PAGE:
MMPRNTers were all ready for the annual Fall All Hands meeting at KBS when mother nature hit Sunday night with a huge mid-November snow storm. Treacherous roads caused us to postpone the lightning poster session and prevented our guests from Angela Kent and Wendy Yang’s labs (University of Illinois) from driving up. However, MMPRNT persevered and we were able to continue our schedule as planned on day two. While not able to meet in person, Angela and Wendy each joined virtually to presented their work looking at crop genome influences on microbial community structure and the possible importance of nitrogen mineralization in the N budget of Miscanthus. They were also able to listened in to great talks from MMPRNTers Tayler Ulbrich, Darian Smercina, Lukas Bell-Dereske and Rick White III. Even with the rough start, the meeting was a success and everyone is excited about collaboration opportunities with the Kent and Yang labs. Thanks to everyone who participated!
Led by PhD student Darian Smercina, Optimization of the 15N2 incorporation and acetylene reduction methods for free-living nitrogen fixation was recently published in Plant and Soil. Using both the acetylene reduction assay (ARA) and 15N2 incorporation (15N2) method for measuring nitrogen fixation, Darian assessed the impact of different carbon sources, oxygen concentrations and incubation times on Free-Living Nitrogen Fixation (FLNF) rates. She found that a cocktail of different carbon sources greatly increased fixation as compared to other carbon sources. Highlighting the need for project specific optimization, site played a factor in optimal oxygen concentration, while both the optimal incubation time and oxygen concentration varied by method. This work also reinforces previous concerns with ARA and stresses caution when using the method. Check out the full paper for more info!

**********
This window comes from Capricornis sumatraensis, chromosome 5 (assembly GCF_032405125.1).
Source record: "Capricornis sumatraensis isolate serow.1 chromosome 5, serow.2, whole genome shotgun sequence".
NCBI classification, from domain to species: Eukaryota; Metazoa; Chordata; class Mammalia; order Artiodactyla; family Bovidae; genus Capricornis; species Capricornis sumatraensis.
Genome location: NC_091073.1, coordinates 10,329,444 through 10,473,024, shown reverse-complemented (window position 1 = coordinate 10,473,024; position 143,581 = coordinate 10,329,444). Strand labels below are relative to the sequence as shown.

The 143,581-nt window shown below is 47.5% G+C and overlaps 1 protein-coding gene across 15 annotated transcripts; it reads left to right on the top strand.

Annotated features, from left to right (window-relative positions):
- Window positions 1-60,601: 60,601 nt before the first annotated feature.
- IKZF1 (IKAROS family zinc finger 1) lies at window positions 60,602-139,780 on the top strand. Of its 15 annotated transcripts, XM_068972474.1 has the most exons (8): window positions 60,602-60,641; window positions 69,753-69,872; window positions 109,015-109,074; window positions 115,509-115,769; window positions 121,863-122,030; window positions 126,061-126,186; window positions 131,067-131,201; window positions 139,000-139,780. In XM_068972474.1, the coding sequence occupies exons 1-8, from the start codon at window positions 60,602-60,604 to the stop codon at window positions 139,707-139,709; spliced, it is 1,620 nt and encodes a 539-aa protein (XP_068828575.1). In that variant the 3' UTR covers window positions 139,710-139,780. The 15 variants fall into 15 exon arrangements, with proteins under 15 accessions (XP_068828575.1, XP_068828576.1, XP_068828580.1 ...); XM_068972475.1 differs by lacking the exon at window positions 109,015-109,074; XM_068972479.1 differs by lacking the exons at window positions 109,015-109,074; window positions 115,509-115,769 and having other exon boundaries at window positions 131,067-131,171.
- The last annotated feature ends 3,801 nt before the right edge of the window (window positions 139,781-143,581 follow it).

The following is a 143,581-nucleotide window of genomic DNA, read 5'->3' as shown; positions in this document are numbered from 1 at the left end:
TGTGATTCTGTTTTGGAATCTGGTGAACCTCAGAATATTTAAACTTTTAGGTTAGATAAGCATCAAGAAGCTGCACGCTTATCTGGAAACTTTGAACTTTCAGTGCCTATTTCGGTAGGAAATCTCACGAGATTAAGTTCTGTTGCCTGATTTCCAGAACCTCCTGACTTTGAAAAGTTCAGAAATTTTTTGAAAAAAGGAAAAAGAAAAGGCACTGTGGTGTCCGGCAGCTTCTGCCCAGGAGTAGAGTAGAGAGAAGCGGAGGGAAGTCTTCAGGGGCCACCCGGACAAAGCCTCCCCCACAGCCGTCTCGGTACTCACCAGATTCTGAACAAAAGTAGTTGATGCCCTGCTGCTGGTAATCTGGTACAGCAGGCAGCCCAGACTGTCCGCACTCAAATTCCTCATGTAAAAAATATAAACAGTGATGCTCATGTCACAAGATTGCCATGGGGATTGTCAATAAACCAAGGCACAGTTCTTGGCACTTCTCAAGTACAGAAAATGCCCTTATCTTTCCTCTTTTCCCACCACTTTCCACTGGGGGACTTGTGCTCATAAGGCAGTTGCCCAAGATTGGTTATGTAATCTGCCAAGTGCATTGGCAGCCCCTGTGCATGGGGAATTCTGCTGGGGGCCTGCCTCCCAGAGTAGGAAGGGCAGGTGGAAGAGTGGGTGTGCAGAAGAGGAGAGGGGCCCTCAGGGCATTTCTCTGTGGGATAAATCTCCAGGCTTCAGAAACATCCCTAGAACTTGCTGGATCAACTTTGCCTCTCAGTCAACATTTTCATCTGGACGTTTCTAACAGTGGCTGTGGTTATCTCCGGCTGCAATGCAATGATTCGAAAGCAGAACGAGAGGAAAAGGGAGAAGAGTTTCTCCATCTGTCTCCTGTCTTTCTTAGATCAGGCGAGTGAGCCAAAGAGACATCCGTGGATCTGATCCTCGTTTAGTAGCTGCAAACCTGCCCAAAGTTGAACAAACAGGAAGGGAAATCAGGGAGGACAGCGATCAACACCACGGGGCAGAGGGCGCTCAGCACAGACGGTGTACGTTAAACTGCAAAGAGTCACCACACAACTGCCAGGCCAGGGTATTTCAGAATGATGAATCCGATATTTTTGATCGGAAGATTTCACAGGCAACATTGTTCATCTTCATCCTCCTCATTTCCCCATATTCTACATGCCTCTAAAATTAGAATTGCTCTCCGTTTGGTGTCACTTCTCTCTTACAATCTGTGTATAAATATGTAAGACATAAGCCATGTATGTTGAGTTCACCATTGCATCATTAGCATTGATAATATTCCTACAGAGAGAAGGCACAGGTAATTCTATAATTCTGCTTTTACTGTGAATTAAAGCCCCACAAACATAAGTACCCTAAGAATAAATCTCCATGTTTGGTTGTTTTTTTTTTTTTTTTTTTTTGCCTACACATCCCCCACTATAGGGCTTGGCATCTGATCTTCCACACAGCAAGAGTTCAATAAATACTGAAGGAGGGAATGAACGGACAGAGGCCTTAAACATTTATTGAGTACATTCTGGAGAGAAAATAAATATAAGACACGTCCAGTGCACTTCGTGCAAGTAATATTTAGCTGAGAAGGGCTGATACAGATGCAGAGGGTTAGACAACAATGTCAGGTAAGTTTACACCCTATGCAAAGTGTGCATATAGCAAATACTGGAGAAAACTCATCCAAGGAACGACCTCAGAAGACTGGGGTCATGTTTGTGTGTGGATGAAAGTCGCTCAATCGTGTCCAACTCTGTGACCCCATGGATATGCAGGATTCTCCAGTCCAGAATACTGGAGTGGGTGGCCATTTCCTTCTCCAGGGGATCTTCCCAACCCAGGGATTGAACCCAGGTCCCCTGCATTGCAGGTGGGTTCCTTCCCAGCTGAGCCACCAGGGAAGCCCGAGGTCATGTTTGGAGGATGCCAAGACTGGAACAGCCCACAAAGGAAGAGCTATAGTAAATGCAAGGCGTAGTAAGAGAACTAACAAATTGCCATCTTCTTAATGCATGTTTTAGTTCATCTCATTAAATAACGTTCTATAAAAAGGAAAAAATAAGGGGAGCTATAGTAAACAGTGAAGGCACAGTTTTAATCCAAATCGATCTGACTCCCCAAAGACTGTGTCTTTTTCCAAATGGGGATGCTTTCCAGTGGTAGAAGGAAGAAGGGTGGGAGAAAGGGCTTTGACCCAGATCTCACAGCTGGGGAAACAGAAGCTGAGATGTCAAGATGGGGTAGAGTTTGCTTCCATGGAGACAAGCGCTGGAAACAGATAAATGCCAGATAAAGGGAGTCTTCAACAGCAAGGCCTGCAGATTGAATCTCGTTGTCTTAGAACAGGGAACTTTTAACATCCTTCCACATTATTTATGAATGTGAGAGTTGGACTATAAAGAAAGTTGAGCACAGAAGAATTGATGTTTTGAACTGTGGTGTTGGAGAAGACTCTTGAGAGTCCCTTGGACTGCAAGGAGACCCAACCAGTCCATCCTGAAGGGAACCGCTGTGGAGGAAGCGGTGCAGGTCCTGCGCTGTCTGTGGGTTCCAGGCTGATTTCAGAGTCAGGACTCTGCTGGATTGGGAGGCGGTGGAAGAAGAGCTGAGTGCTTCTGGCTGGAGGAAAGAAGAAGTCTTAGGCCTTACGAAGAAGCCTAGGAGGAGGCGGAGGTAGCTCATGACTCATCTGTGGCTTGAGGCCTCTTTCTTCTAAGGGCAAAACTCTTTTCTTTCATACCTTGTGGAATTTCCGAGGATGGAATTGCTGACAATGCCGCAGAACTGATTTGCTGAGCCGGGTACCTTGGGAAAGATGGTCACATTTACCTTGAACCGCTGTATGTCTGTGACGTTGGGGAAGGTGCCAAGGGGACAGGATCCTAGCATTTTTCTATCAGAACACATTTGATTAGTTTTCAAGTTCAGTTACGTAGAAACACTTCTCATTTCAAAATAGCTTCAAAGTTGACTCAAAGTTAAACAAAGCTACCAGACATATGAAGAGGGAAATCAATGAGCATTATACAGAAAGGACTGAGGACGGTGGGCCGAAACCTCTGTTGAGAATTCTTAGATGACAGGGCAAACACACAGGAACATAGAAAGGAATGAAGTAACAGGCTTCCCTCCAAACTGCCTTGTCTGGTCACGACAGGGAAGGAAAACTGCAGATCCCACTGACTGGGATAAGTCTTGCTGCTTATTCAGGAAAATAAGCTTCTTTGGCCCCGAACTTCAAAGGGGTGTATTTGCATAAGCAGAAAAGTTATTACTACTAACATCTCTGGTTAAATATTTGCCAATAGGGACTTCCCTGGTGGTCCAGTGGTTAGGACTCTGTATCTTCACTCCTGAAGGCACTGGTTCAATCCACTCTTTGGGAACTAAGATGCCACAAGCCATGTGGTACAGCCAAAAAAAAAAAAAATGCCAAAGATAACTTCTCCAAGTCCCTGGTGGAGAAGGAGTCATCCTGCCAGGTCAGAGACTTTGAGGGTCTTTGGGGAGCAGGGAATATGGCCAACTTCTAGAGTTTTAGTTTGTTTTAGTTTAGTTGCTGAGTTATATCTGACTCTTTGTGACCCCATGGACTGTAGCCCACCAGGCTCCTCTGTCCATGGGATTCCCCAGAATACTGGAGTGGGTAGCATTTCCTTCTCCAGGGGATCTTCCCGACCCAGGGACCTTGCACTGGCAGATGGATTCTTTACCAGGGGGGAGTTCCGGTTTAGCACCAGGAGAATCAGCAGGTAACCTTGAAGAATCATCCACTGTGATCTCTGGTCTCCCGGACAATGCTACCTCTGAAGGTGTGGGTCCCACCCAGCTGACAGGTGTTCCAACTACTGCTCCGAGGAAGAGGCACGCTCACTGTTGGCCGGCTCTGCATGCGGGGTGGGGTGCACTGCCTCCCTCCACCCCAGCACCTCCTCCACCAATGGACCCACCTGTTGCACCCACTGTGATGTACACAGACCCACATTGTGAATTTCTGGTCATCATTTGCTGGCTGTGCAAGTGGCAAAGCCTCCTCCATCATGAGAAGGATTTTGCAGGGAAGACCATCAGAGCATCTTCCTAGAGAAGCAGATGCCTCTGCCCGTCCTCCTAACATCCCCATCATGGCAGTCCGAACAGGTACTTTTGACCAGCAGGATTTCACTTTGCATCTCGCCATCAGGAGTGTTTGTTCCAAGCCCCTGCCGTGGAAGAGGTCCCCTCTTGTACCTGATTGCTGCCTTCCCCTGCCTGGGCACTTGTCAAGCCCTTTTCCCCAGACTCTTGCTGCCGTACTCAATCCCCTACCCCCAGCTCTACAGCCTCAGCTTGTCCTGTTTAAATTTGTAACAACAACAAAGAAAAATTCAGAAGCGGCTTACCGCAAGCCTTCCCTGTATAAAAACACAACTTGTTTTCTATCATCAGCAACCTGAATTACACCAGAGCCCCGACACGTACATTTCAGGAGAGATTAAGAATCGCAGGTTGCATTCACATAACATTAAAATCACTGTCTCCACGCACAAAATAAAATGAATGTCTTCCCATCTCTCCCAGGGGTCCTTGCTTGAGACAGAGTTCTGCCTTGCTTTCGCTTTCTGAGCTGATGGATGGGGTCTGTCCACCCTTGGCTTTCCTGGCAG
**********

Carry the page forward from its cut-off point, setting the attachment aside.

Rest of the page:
Darian Smercina, PhD student in the Tiemann lab, recently published an exciting review titled To Fix or Not To Fix: Controls on Free-Living Nitrogen Fixation in the Rhizosphere. Published in Applied and Environmental Microbiology, the paper explores Free Living Nitrogen Fixation (FLNF) as a form of biological N fixation distinct from symbiotic N fixation that may be harnessed to reduce fertilizer inputs in cropping systems. Specifically, the review outlines the ways that environmental conditions and resource availability may control FLNF for a diverse range of rhizosphere diazotroph taxa and offers methodological recommendations to address knowledge gaps in future FLNF studies. Check out the paper to learn more!